It was exactly one year ago tomorrow -- Aug. 15, 2012 -- that I became "the bar mitzvah boy." A few days prior, on Aug. 10, I'd posted the now-famous video of me vogueing at my 1992 bar mitzvah to YouTube.
Five days later, the Perez Hilton got hold of the video and posted it to his blog, calling it "the greatest video on the Internet."
The journey that I embarked on that day one was one of truly epic proportions. The video was featured all over national and international media. I began talking to producers from The Ellen DeGeneres Show and Anderson Cooper Live about making an appearance. I was doing phone interviews with various newspapers and magazines. The following day I flew to New York and appeared on Today and HuffPost Live, and on Monday I was on Jimmy Kimmel Live. The following month I sang with Madonna at her concert, and a month later I was on Ellen, where I was finally introduced to Madonna herself.
In the course of three whirlwind months, so many of the dreams of 13-year-old Shaun Sperling came true.
Recently, with the one-year anniversary of this occasion fast approaching, I had been reflecting on the experience quite a bit. And then yesterday my Facebook page and Twitter account blew up with posts about a new bar mitzvah boy, Sam Horowitz. The timing could not be more perfect. The video of Sam's bar mitzvah -- complete with a high-budget set, a troupe of talented and sexy dancers, tight choreography, a sharp outfit, and a look of pure joy and exhilaration on Sam's face -- is truly awe-inspiring.
I know exactly how he felt at that moment, and I know exactly how he feels now.
Going viral was one of the greatest times of my life. But I soon realized that the experience was not limited to my extended 15 minutes of fame or even meeting Madonna. The true experience was everything that has happened since going viral, which is still beyond complete comprehension for me.
I won't lie: Initially, when the ride started to slow down and my name stopped appearing in the press and I stopped getting 100 Facebook friend requests a day and I returned to relatively normal days, I was depressed. But when the inevitable letdown passed, my world truly began to open up. Living out my 13-year-old self's dreams reminded me that I had so many dreams that were still unrealized. I started creating new dreams and goals that I'd never thought possible before, and I began to understand the choices that I had made over the intervening 21 years that had derailed me from realizing my greatest potential. The best way I can put it is that going viral opened my eyes and brought me closer to my authentic self. And in turn, it has allowed me to share the message of authenticity with the world. For that I will be forever grateful.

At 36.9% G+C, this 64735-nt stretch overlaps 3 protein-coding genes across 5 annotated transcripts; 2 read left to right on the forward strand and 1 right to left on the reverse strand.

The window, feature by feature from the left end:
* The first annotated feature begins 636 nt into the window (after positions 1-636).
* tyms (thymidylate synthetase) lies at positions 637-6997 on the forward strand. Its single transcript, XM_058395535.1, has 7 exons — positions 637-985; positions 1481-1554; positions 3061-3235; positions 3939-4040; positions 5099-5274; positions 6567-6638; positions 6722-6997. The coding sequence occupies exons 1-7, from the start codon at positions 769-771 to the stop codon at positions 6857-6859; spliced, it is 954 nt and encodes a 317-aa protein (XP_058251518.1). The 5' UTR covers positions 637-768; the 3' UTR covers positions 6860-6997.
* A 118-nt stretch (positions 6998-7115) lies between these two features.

I couldn't be prouder to watch Sam's performance. Although this may be self-righteous, I wonder if he saw my video and was somehow inspired by it to express himself the way he did. It doesn't really matter, though. What matters in the end is that with this rite of passage, Sam is expressing himself exactly the way he was meant to, and for that he will inspire others in ways that he will never truly know. The beauty for Sam is that he doesn't have to wait 20 years to learn the lessons that I am learning now.
If I could speak to Sam, I would tell him to enjoy this ride and appreciate every moment and opportunity he is given, because this experience is truly a gift. I would also tell him to ignore the cynics -- and they are everywhere, from people he already knows (and is close to) to people he will meet along the way to people who post ignorant comments on YouTube and every other news source that posts his video. Finally, I would tell him that there is no greater gift than being able to express yourself freely. To everyone else, I would advise you to be grateful to your family, friends, and anybody else who allows you to be you, and continue to pay that forward wherever you go in life.
I hope I can keep the title of "the original bar mitzvah boy," but I am so proud to pass the torch to the new boy in town.
Mazel tov, Sam!